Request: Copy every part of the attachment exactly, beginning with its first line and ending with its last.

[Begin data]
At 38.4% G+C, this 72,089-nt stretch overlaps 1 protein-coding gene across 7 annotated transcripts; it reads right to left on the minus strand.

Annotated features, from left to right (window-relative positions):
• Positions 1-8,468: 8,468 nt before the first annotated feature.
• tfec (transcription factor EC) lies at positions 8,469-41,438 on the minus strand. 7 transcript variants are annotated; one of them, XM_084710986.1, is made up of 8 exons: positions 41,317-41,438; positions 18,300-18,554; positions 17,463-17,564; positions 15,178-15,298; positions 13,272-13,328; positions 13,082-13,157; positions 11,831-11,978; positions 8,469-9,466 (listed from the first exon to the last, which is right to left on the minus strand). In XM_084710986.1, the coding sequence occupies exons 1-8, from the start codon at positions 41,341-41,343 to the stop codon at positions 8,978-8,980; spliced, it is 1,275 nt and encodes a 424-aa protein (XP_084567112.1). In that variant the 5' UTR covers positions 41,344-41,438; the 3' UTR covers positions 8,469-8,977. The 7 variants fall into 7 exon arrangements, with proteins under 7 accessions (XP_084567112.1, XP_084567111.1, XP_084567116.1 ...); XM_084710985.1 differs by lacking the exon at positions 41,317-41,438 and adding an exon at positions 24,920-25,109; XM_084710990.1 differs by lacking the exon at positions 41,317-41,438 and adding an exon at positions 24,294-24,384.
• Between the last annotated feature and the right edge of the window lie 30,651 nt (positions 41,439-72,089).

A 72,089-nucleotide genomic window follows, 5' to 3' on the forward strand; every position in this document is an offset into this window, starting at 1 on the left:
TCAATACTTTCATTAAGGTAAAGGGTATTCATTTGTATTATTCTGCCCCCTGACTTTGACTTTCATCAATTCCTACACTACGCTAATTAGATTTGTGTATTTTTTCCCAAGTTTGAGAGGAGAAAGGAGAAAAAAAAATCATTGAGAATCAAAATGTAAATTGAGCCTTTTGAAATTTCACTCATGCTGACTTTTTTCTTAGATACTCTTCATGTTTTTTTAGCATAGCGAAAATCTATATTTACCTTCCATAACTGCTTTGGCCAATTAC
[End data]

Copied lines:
At 38.4% G+C, this 72,089-nt stretch overlaps 1 protein-coding gene across 7 annotated transcripts; it reads right to left on the minus strand.

Annotated features, from left to right (window-relative positions):
• Positions 1-8,468: 8,468 nt before the first annotated feature.
• tfec (transcription factor EC) lies at positions 8,469-41,438 on the minus strand. 7 transcript variants are annotated; one of them, XM_084710986.1, is made up of 8 exons: positions 41,317-41,438; positions 18,300-18,554; positions 17,463-17,564; positions 15,178-15,298; positions 13,272-13,328; positions 13,082-13,157; positions 11,831-11,978; positions 8,469-9,466 (listed from the first exon to the last, which is right to left on the minus strand). In XM_084710986.1, the coding sequence occupies exons 1-8, from the start codon at positions 41,341-41,343 to the stop codon at positions 8,978-8,980; spliced, it is 1,275 nt and encodes a 424-aa protein (XP_084567112.1). In that variant the 5' UTR covers positions 41,344-41,438; the 3' UTR covers positions 8,469-8,977. The 7 variants fall into 7 exon arrangements, with proteins under 7 accessions (XP_084567112.1, XP_084567111.1, XP_084567116.1 ...); XM_084710985.1 differs by lacking the exon at positions 41,317-41,438 and adding an exon at positions 24,920-25,109; XM_084710990.1 differs by lacking the exon at positions 41,317-41,438 and adding an exon at positions 24,294-24,384.
• Between the last annotated feature and the right edge of the window lie 30,651 nt (positions 41,439-72,089).

A 72,089-nucleotide genomic window follows, 5' to 3' on the forward strand; every position in this document is an offset into this window, starting at 1 on the left:
TCAATACTTTCATTAAGGTAAAGGGTATTCATTTGTATTATTCTGCCCCCTGACTTTGACTTTCATCAATTCCTACACTACGCTAATTAGATTTGTGTATTTTTTCCCAAGTTTGAGAGGAGAAAGGAGAAAAAAAAATCATTGAGAATCAAAATGTAAATTGAGCCTTTTGAAATTTCACTCATGCTGACTTTTTTCTTAGATACTCTTCATGTTTTTTTAGCATAGCGAAAATCTATATTTACCTTCCATAACTGCTTTGGCCAATTAC